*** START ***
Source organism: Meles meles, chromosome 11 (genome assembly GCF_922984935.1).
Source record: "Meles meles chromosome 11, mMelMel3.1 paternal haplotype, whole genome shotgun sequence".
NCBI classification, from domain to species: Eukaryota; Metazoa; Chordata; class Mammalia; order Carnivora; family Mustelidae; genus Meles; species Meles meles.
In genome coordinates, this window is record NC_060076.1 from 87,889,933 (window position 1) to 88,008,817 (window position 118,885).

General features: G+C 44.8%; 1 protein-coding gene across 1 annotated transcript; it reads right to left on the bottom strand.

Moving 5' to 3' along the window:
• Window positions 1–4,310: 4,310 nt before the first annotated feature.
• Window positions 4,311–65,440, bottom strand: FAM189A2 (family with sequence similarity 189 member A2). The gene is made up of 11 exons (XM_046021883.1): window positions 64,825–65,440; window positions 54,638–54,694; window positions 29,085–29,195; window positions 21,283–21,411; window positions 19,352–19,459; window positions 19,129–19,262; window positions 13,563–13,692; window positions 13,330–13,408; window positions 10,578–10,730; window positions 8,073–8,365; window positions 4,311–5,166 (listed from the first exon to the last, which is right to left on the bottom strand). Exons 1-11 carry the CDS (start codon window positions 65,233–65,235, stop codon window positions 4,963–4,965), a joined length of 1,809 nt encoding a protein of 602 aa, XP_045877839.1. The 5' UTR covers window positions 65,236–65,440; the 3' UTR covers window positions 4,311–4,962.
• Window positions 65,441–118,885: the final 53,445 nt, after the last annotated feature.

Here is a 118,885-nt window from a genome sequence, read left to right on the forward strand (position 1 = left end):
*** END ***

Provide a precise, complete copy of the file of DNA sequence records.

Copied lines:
Source organism: Meles meles, chromosome 11 (genome assembly GCF_922984935.1).
Source record: "Meles meles chromosome 11, mMelMel3.1 paternal haplotype, whole genome shotgun sequence".
NCBI classification, from domain to species: Eukaryota; Metazoa; Chordata; class Mammalia; order Carnivora; family Mustelidae; genus Meles; species Meles meles.
In genome coordinates, this window is record NC_060076.1 from 87,889,933 (window position 1) to 88,008,817 (window position 118,885).

General features: G+C 44.8%; 1 protein-coding gene across 1 annotated transcript; it reads right to left on the bottom strand.

Moving 5' to 3' along the window:
• Window positions 1–4,310: 4,310 nt before the first annotated feature.
• Window positions 4,311–65,440, bottom strand: FAM189A2 (family with sequence similarity 189 member A2). The gene is made up of 11 exons (XM_046021883.1): window positions 64,825–65,440; window positions 54,638–54,694; window positions 29,085–29,195; window positions 21,283–21,411; window positions 19,352–19,459; window positions 19,129–19,262; window positions 13,563–13,692; window positions 13,330–13,408; window positions 10,578–10,730; window positions 8,073–8,365; window positions 4,311–5,166 (listed from the first exon to the last, which is right to left on the bottom strand). Exons 1-11 carry the CDS (start codon window positions 65,233–65,235, stop codon window positions 4,963–4,965), a joined length of 1,809 nt encoding a protein of 602 aa, XP_045877839.1. The 5' UTR covers window positions 65,236–65,440; the 3' UTR covers window positions 4,311–4,962.
• Window positions 65,441–118,885: the final 53,445 nt, after the last annotated feature.

Here is a 118,885-nt window from a genome sequence, read left to right on the forward strand (position 1 = left end):